Contemplating a crowdfunding capital raise? Before clicking “publish,” it’s wise to consider some legal points. Not doing so could land you on the FTC’s watch list, resulting in a gigantic fine, which ultimately kills your startup.
In this post, we’ll first unpack a recent FTC crowdfunding lawsuit and close things with some startup legal reminders.
The Anatomy of An FTC Crowdfunding Lawsuit
This case is real, but we opted to disguise names and other identifying — but ultimately immaterial — details.
Claimant: The Federal Trade Commission
Defendant: A startup, which we’ll call “Apex,” that raised capital through both Indiegogo and Kickstarter campaigns.
Background: Though the Apex team raised some funds through its crowdfunding efforts, the final product, at the time of this writing, has yet to ship. Note, however, that some early investors did receive “beta” accessories meant to support the product. Ultimately, the startup used the raised money to market their product and, according to some reports, pay living expenses for the startup’s principals.
After months of inaction, FTC agents began to contact the project’s backers via a form email.
Outcome: The FTC launched a formal investigation into the crowdfunded project.
Crowdfunding Legalities: FTC Monitoring and Acceptable Failure
Kickstarter confirmed the investigation, explaining:
“Last year we received and responded to a civil investigative demand from the FTC seeking information about this project. The vast majority of Kickstarter creators complete their projects as promised, but those who abuse our system and the trust of backers expose themselves to legal action.”
Keep in mind that this wasn’t the FTC’s first crowdfunding case. In 2015, an entrepreneur raised $122,000 but never delivered the product. Ultimately, he settled with the FTC for about $112,000. He was also banned from profiting off customers’ personal information and engaging in future crowdfunding misdeeds.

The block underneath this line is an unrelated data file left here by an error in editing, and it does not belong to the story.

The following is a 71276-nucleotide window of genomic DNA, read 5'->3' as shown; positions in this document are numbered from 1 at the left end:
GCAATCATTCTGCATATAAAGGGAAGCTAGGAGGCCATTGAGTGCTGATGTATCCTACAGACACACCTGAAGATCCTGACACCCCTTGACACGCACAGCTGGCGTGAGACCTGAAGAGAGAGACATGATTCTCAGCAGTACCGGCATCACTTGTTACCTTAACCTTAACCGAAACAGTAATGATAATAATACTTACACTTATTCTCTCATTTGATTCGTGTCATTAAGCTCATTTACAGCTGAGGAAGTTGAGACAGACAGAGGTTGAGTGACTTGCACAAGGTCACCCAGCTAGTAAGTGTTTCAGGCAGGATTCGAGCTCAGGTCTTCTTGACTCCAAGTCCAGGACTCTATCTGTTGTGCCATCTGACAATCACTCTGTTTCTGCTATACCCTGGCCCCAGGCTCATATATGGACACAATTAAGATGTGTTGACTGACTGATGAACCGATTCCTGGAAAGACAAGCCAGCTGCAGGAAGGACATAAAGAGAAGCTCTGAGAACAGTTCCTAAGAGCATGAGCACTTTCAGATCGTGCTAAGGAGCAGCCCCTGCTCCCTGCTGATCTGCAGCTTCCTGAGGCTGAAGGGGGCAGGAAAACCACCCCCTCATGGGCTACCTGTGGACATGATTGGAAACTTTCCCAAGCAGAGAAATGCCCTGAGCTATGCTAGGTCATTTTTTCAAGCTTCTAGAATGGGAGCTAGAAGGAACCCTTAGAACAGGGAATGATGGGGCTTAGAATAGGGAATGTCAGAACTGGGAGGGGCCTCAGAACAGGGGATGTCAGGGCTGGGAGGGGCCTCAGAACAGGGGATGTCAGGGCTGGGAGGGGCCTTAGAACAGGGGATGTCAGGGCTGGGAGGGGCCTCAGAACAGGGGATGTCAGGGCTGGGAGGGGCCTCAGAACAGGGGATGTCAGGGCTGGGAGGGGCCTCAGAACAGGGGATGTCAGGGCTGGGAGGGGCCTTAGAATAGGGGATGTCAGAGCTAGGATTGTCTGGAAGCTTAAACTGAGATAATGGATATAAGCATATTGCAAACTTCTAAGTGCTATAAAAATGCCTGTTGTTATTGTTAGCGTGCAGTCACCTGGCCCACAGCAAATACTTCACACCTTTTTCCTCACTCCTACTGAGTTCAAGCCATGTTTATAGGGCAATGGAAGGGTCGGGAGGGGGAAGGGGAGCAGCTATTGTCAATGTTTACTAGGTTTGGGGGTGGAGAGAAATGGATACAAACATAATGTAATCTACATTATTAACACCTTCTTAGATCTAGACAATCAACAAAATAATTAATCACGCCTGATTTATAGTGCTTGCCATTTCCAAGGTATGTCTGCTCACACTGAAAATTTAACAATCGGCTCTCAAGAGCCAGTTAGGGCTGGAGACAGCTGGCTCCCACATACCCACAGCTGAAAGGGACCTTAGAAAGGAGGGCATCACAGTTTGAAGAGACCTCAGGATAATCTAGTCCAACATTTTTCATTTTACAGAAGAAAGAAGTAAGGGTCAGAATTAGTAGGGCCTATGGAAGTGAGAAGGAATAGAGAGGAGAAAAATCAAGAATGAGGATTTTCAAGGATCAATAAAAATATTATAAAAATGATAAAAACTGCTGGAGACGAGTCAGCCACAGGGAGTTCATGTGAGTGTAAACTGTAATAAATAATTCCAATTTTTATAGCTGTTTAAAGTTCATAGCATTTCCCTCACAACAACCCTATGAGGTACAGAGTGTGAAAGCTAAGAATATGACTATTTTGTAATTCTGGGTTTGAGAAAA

But let’s be real: Failure is Silicon Valley’s fifth commandment. And believe it or not, the FTC gets and respects the ethos: Not every crowdfunded startup attempt is going to work. And the agency isn’t looking to punish every project that falls apart. Moreover, authorities recognize crowdsourcing’s inherent risk factor, which consumers choose to accept. However, the agency believes that “Consumers should be able to trust their money will actually be spent on the project they funded.”
This last point may be the sticker for “Apex.” Because according to reports, the backers allegedly received inquiries from other crowdfunding companies, and many folks seem to believe that Apex sold their information to these groups.
Get In Touch For A Crowdfunding Legal Consultation
Yes, anybody can start a crowdfunding project. However, everyone who does must comply with applicable laws and regulations. Our startup law team helps emerging companies and entrepreneurs with everything from FTC compliance to tax positioning. We’ll also guide you through the crowdfunding process to ensure authorities don’t come knocking on your door.
Get in touch today. The initial consultation is on us.